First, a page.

Practices From the Inside Out: Investing Our Daylight Savings

Practices From the Inside Out: Investing Our Daylight Savings November 2, 2019

Investing Our Daylight Savings

Most of us adjust our clocks at least twice each year. Depending on where we live, we spring forward and fall back.

Nearly 70 countries in the world practice some form of Daylight Saving Time.

An entomologist from New Zealand first proposed the idea in 1895. In 1905 a British builder independently developed a similar idea and lobbied the British Parliament unsuccessfully on its behalf until his death.

The first nations to adopt Daylight Saving Time were those in the German Empire and their ally Austria-Hungary in 1916 to try to conserve coal during the First World War. Nations on both sides of the war, and neutral ones, soon followed.

The United States adopted Daylight Savings Time in 1918. Many jurisdictions abandoned the program after the end of the war. It became common again during the Second World War. Daylight Saving Time was expanded in the United States and Europe to save energy during the 1970s.

The rationale for Daylight Saving Time is people prefer daylight hours to enjoy after work. Adjusting the clocks to an hour earlier during summer allows more people to take advantage of longer daylight in the evening.

Many of us focus our attention on making sure everyone remembers to change their clocks. Reminders flood social media. We need to remember how to change the clocks on our many devices which keep time for us. Our smartphones change automatically.

It usually takes a few days for my mind and body to adjust after a change.

Are we actually save daylight time? How do we invest our daylight savings?

If the way we measure time is actually a theoretical construct, why do we need to change?

What does this tell us about how we value our time and how well we use it?

Measuring Our Daylight Savings

We have a complicated relationship to time.

Many of us say we value time. Some of us believe time is money. We do not want anyone to waste our time. It is almost as if we could deposit spare moments or days in boxes to use them later.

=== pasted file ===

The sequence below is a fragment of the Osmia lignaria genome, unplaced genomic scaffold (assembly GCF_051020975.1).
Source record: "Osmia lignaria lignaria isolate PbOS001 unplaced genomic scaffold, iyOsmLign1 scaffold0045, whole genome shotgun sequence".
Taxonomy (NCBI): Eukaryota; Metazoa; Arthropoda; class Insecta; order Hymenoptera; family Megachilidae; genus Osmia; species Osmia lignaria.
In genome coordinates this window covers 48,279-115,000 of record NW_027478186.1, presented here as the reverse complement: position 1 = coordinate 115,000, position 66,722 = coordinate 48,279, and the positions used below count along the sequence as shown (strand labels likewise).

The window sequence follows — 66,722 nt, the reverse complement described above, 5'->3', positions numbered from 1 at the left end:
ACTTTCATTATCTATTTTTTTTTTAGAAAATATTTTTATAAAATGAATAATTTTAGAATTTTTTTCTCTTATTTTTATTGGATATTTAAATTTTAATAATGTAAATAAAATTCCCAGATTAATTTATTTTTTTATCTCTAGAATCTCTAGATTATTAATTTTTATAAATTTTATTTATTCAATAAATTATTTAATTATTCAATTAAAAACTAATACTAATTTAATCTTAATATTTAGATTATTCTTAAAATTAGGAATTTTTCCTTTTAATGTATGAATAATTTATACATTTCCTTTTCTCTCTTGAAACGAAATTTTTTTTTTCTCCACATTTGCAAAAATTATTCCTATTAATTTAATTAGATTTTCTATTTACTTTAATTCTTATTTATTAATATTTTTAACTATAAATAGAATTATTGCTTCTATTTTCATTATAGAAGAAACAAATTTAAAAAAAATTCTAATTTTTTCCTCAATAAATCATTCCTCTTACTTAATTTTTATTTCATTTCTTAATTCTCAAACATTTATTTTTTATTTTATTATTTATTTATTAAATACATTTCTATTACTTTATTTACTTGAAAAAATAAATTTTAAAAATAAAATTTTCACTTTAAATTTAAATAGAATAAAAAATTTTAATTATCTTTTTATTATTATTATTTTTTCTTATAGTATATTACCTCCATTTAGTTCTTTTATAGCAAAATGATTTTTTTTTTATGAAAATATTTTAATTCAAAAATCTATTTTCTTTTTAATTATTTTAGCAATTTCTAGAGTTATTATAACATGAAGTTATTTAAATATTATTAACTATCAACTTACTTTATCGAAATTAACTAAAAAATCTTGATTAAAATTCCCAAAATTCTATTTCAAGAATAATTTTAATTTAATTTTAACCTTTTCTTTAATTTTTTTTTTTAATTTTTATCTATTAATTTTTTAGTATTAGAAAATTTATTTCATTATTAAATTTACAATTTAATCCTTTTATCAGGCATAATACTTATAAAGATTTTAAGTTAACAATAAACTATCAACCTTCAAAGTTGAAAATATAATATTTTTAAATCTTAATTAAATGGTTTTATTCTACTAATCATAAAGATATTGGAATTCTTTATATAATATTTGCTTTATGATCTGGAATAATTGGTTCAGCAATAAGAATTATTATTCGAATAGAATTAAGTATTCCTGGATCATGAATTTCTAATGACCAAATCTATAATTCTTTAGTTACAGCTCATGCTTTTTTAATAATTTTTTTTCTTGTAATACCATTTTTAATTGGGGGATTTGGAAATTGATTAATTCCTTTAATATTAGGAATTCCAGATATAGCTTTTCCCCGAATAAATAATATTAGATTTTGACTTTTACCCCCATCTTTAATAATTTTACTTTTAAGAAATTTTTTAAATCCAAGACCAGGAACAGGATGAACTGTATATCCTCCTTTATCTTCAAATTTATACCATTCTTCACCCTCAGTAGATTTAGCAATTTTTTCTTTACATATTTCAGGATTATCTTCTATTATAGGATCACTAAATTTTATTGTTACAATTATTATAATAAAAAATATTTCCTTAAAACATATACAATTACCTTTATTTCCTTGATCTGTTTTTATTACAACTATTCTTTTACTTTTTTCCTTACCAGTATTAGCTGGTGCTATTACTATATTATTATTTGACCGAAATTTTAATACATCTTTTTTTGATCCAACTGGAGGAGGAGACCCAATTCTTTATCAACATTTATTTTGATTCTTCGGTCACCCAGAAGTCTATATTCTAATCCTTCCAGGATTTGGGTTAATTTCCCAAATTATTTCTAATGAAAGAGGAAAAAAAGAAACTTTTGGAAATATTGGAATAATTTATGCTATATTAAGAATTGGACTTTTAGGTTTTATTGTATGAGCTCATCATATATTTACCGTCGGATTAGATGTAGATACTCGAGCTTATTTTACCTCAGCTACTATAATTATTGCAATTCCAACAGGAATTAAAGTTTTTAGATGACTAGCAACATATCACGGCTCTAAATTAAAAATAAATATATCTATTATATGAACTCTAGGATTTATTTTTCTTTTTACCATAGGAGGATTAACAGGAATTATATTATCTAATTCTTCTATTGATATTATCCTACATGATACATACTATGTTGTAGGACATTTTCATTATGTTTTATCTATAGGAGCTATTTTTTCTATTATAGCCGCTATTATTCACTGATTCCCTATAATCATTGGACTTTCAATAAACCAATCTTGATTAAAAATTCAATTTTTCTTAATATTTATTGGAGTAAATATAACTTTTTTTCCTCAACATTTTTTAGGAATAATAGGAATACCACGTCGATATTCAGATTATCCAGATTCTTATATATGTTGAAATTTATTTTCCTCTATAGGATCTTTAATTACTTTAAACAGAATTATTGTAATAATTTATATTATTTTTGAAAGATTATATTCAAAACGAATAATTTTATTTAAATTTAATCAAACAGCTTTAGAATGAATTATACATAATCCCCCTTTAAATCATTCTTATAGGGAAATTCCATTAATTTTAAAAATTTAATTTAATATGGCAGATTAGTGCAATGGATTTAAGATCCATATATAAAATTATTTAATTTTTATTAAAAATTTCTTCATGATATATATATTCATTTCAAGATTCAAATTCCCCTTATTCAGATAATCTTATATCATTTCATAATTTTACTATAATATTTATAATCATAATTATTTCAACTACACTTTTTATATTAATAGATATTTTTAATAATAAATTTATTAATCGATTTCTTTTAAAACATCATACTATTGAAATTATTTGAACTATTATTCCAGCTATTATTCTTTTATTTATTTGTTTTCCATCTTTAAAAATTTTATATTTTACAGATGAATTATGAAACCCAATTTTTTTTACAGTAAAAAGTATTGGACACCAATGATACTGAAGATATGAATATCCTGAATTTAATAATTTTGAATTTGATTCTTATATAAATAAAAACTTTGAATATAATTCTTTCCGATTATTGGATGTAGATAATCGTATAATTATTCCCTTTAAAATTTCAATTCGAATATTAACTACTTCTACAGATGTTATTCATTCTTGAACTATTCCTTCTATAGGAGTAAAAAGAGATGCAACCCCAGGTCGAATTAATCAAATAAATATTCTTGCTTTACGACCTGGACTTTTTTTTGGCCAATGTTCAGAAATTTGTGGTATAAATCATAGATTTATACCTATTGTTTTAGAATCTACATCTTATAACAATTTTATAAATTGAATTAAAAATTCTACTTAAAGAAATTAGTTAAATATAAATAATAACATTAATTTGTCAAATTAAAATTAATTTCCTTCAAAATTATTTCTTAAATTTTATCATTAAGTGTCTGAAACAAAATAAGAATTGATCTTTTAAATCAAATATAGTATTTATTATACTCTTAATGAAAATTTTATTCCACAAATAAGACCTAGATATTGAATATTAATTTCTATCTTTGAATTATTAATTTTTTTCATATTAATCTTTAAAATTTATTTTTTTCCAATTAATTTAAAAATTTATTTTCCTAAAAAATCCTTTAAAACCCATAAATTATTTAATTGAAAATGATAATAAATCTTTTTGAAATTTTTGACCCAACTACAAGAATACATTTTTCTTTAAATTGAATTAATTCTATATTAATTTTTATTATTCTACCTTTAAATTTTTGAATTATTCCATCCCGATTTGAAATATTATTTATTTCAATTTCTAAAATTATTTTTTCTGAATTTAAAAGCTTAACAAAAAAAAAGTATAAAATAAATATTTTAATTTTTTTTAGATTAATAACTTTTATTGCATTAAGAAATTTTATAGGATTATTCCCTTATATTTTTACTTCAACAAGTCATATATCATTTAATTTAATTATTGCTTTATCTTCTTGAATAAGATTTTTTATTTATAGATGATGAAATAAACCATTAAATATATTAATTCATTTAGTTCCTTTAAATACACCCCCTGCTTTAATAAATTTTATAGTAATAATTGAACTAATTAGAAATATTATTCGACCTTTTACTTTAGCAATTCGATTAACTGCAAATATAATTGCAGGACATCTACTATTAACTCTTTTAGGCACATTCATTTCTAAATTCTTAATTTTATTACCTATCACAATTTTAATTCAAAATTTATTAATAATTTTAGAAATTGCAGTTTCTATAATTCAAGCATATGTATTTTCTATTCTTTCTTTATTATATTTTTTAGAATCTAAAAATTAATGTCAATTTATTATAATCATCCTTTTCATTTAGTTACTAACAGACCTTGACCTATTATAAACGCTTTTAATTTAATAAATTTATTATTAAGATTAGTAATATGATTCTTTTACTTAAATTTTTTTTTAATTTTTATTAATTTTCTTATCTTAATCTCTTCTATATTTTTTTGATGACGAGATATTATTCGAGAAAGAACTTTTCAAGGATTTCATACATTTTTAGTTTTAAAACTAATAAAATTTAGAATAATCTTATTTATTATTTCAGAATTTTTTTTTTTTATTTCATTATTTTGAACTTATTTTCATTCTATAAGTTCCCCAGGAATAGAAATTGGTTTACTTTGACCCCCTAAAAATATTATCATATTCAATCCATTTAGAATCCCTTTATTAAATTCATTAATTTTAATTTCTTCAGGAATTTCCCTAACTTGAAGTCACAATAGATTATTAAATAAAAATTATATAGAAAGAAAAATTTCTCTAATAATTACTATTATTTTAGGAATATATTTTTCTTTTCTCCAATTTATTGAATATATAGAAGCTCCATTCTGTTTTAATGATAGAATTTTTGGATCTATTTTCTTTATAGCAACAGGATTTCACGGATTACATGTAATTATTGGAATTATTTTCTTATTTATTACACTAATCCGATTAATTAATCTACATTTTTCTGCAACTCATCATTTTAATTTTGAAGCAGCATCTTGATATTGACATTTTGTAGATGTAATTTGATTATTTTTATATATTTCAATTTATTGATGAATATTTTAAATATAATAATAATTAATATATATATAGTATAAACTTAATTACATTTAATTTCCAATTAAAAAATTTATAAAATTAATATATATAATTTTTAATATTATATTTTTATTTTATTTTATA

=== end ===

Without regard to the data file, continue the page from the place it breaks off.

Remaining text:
Some of us are anxious about time management. We want to spend time as effectively as we can because each second counts. We need to squeeze all the value from every minute.

I know people who are counting the weeks until they retire. They are eager for the day when their time is their own. They believe there will no longer be anyone telling them how to spend their time.

It is not clear to me whether people who work so hard to save time actually savor it more. They seem to create games around saving time to convince themselves they are winning.

At the end of each day, every one of us has spent the same amount of time. None of us has saved even a second to carry over to the next day. There are no time reserves.

We may not be able to save time, but we can spend it well.

As we spend our time each day, it seems to me time is about quality over quantity. We cannot add to our supply of time, or even actually know how much we have.

It is not about how much time will we have in our lives, but how much life we bring to our time.

Spiritual life saturates our time with meaning. How we spend our time each day gives shape to our lives. Each day is our saving time and our spending time.

We measure our daylight savings in tiny increments.

Spending Our Daylight Savings

How wisely are we spending our daylight savings? We are almost ready to finish saving daylight hours for the year. Have we had a good year?

For many of us it does not matter how our hours are actually lit. Whether lit by daylight or by lamp light, we spend our hours in predictable ways. Our schedules become structures on which we build the rest of our lives.

Do the ways we spend our time reflect what we say we believe, what we say we value? Many of us say we wish we could spend more time doing this or that, or look forward to when we can. Is that who we really are?

Part of the reason spiritual practices are helpful to so many of us is they commit us to spend time. When we say we will develop a contemplative practice of prayer or reading, we need to commit the time it will take. Some of us never get to the point where we actually take time to start.

Daylight savings are significant to us because of how we spend the daylight we save. It is a waste when we allow it to slip through our fingers.

When We Value Our Daylight Savings

We demonstrate how we value our daylight savings by how we listen to the lessons it has for us. Saving daylight hours is not simple about squeezing every hour as hard as we can to get the most out of it.

Some of our daylight savings can be invested in sitting still and listening to stillness.

There is a time for resting and a time for working. Each of us makes our own choices. Our task is not a matter of doing what is right instead of what is wrong. Every moment is saturated with potential and possibilities.

It is up to us to carefully consider how we will spend our hours, daylight as well as night time. What is the wisest way we can make use of this time? How will the ways we invest or spend or save this hour affect us and the people around us?

Where is spiritual life in this hour?

The value of the daylight we have saved is reflected in how our time shapes us.

How will we value our daylight savings for this year today?

Can we invest our daylight savings wisely in new ways this week?

[Image by James_Seattle]

Greg Richardson is a spiritual life mentor and coach in Southern California. He is a recovering attorney and a lay Oblate with New Camaldoli Hermitage near Big Sur, California. Greg’s website is and his email address is

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